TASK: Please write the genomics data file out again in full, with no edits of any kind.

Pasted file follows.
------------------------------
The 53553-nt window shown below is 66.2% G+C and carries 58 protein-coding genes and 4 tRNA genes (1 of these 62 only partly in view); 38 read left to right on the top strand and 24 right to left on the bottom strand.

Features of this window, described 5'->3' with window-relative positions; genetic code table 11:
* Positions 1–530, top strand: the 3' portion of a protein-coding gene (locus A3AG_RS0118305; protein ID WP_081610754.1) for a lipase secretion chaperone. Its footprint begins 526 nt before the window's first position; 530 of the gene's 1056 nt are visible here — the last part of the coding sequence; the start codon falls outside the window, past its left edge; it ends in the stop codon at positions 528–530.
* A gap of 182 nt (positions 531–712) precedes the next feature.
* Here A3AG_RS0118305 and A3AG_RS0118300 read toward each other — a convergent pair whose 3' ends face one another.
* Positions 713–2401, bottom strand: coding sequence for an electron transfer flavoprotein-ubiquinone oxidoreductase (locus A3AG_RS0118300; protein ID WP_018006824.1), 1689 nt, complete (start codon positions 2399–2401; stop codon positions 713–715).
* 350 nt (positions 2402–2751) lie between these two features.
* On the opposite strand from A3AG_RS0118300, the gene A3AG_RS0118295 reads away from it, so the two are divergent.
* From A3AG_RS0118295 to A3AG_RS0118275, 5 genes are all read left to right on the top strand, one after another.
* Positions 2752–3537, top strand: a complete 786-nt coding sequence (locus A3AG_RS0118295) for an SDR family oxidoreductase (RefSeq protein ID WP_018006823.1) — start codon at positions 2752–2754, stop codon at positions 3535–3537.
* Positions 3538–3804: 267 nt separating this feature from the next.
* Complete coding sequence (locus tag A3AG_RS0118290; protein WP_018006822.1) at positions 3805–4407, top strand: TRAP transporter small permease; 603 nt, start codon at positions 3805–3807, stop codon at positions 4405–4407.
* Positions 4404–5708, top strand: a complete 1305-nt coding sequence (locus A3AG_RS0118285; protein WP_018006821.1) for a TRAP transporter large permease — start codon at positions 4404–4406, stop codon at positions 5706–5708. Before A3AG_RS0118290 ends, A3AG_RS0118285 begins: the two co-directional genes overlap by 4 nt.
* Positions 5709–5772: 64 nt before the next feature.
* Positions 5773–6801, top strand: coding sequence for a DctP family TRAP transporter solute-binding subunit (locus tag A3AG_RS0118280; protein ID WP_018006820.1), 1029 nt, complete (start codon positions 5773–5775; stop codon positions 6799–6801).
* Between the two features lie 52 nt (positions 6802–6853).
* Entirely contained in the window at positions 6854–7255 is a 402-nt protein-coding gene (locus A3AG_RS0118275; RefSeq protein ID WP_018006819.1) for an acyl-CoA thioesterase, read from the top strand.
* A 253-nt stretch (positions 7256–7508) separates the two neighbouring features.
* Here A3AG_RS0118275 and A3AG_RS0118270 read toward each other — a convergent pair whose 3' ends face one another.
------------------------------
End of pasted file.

The 53553-nt window shown below is 66.2% G+C and carries 58 protein-coding genes and 4 tRNA genes (1 of these 62 only partly in view); 38 read left to right on the top strand and 24 right to left on the bottom strand.

Features of this window, described 5'->3' with window-relative positions; genetic code table 11:
* Positions 1–530, top strand: the 3' portion of a protein-coding gene (locus A3AG_RS0118305; protein ID WP_081610754.1) for a lipase secretion chaperone. Its footprint begins 526 nt before the window's first position; 530 of the gene's 1056 nt are visible here — the last part of the coding sequence; the start codon falls outside the window, past its left edge; it ends in the stop codon at positions 528–530.
* A gap of 182 nt (positions 531–712) precedes the next feature.
* Here A3AG_RS0118305 and A3AG_RS0118300 read toward each other — a convergent pair whose 3' ends face one another.
* Positions 713–2401, bottom strand: coding sequence for an electron transfer flavoprotein-ubiquinone oxidoreductase (locus A3AG_RS0118300; protein ID WP_018006824.1), 1689 nt, complete (start codon positions 2399–2401; stop codon positions 713–715).
* 350 nt (positions 2402–2751) lie between these two features.
* On the opposite strand from A3AG_RS0118300, the gene A3AG_RS0118295 reads away from it, so the two are divergent.
* From A3AG_RS0118295 to A3AG_RS0118275, 5 genes are all read left to right on the top strand, one after another.
* Positions 2752–3537, top strand: a complete 786-nt coding sequence (locus A3AG_RS0118295) for an SDR family oxidoreductase (RefSeq protein ID WP_018006823.1) — start codon at positions 2752–2754, stop codon at positions 3535–3537.
* Positions 3538–3804: 267 nt separating this feature from the next.
* Complete coding sequence (locus tag A3AG_RS0118290; protein WP_018006822.1) at positions 3805–4407, top strand: TRAP transporter small permease; 603 nt, start codon at positions 3805–3807, stop codon at positions 4405–4407.
* Positions 4404–5708, top strand: a complete 1305-nt coding sequence (locus A3AG_RS0118285; protein WP_018006821.1) for a TRAP transporter large permease — start codon at positions 4404–4406, stop codon at positions 5706–5708. Before A3AG_RS0118290 ends, A3AG_RS0118285 begins: the two co-directional genes overlap by 4 nt.
* Positions 5709–5772: 64 nt before the next feature.
* Positions 5773–6801, top strand: coding sequence for a DctP family TRAP transporter solute-binding subunit (locus tag A3AG_RS0118280; protein ID WP_018006820.1), 1029 nt, complete (start codon positions 5773–5775; stop codon positions 6799–6801).
* Between the two features lie 52 nt (positions 6802–6853).
* Entirely contained in the window at positions 6854–7255 is a 402-nt protein-coding gene (locus A3AG_RS0118275; RefSeq protein ID WP_018006819.1) for an acyl-CoA thioesterase, read from the top strand.
* A 253-nt stretch (positions 7256–7508) separates the two neighbouring features.
* Here A3AG_RS0118275 and A3AG_RS0118270 read toward each other — a convergent pair whose 3' ends face one another.